Published 8 July 2016
Amongst all the political turmoil of recent weeks, it is easy to forget that it was only a year ago that David Cameron, fresh from his general election victory of May 2015, promised to bring the country together, by ruling the UK as ‘One Nation’.
Central to that ‘One Nation’ agenda was a radical programme of English devolution, encapsulated by George Osborne’s vision of a ‘Northern Powerhouse’, with English cities given the tools to build an alternative power-base to the political and economic might of London and the South East.
English devolution has become a significant source of energy for modern Conservatism
It is one of the more interesting developments in British politics: English devolution has become a significant source of energy for modern Conservatism. Not only are the party’s most intellectual thinkers ardent localists, but its more pragmatic politicians spotted an opportunity: to put Labour on the back foot, driving a wedge between the Party in London and its post-industrial heartland in the North.
The first round of devolution deals focused on unleashing the economic potential of cities, with powers over transport, skills and economic development devolved to combined authorities. Following the May 2015 election, though, devolution began to embrace public service reform, primarily as a means to achieve more integrated services, built to fit citizens’ needs, rather than institutional silos. Justice devolution seemed to be the logical next step – providing an opportunity for local leaders to shift spending from managing the consequences of social failure (prison, probation) to dealing with the root causes (early intervention and prevention).
It is true that, in recent months, English devolution has appeared to run into the sand. Even without the paralysing effect of the EU referendum, the process had already started throwing up a number of difficulties.
Concerns have been raised about governance and accountability. For example, in the West Midlands, the Police and Crime Commissioner has (rightly) been critical of the combined authority for attempting to shackle the powers of the newly proposed metro-mayor, threatening to oppose the transfer of police powers unless assurances can be given that the mayor will be a genuinely powerful figure. Others have pointed to the lack of public buy-in to devolution deals, some of which have variously been described as an ‘elite-driven’ and ‘top down’ process, with little to no input from the public.
The system needs to be re-wired
Yet despite these problems, justice devolution is worth persevering with. Despite falling overall crime, the criminal justice system, as currently configured, is struggling to cope with growing demand. Lack of shared accountability and resource pressures mean that costs are being shunted from one part of the system to another and there is insufficient focus on victims. According to the Public Accounts Committee, the MoJ has exhausted the scope to make more cuts without further detriment to performance. The system needs to be re-wired so that local leaders are given both the means and incentive to pull services together in dealing with the causes of offending, rather than managing their consequences later on. Devolution can deliver this.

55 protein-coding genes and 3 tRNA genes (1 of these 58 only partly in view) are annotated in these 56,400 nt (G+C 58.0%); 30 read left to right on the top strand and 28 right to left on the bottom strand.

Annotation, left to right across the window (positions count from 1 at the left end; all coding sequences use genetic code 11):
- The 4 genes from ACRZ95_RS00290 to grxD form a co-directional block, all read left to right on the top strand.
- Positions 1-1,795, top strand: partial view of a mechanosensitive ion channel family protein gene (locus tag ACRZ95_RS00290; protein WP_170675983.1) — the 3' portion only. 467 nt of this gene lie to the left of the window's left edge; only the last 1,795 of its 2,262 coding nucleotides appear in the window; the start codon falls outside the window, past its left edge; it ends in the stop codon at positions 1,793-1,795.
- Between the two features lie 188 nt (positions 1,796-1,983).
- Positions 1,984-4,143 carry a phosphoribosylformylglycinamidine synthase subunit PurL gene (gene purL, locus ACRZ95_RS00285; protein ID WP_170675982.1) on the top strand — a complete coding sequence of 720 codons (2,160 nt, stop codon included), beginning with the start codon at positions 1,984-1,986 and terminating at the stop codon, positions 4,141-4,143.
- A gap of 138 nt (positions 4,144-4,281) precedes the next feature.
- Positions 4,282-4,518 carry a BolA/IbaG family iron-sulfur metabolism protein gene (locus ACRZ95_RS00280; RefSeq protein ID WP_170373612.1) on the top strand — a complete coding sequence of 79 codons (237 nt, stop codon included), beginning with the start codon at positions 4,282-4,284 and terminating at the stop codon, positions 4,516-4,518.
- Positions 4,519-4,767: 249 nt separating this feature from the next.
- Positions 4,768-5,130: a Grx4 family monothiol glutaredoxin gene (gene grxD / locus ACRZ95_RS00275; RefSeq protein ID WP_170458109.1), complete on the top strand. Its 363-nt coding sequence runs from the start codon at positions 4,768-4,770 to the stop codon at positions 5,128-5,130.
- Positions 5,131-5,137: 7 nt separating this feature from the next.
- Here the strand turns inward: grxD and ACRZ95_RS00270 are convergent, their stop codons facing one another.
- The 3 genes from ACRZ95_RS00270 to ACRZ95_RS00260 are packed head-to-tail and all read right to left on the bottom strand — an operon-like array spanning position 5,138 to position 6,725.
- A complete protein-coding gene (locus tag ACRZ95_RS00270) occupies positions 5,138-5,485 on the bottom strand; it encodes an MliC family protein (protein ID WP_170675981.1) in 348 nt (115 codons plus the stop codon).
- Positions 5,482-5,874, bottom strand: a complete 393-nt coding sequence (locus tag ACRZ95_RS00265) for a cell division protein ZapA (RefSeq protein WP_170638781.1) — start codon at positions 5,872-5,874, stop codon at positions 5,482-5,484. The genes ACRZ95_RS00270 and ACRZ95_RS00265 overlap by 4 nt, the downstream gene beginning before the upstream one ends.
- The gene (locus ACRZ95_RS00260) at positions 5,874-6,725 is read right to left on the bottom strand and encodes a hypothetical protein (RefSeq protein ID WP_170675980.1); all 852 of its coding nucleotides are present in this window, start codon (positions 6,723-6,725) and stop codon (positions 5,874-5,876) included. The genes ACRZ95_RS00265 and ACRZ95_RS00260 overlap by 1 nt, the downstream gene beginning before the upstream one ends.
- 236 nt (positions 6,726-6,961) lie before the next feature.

Greater Manchester is moving forward with justice devolution
Perhaps unsurprisingly, the place closest to fulfilling this vision is Greater Manchester, whose Mayor has just signed a new memorandum of understanding with the MoJ – agreeing the next phase of justice devolution. This is not a simplistic grab for power, but an agreement to establish a new kind of relationship, whereby the combined authority are seen as equal partners in the design and delivery of criminal justice services, rather than waiting for instructions from Whitehall. It would not be at all surprising if London, whose new leaders have their own ambitions for justice devolution, were to follow suit.
In the Autumn, the think-tank Governup will publish a paper that will set out the case for a more devolved justice system – one in which local leaders are empowered to join up services and deal with crime at source, rather than reacting to it later on; and one in which PCCs and directly elected mayors are able to ensure criminal justice services are built around the needs of victims and communities, rather than the needs of institutions.
By then we will have a new Prime Minister and effectively a new government. Following months of political paralysis and mayhem they will be looking for ways to regain political momentum and reboot their domestic policy agenda. Pushing ahead with justice devolution would be a good start.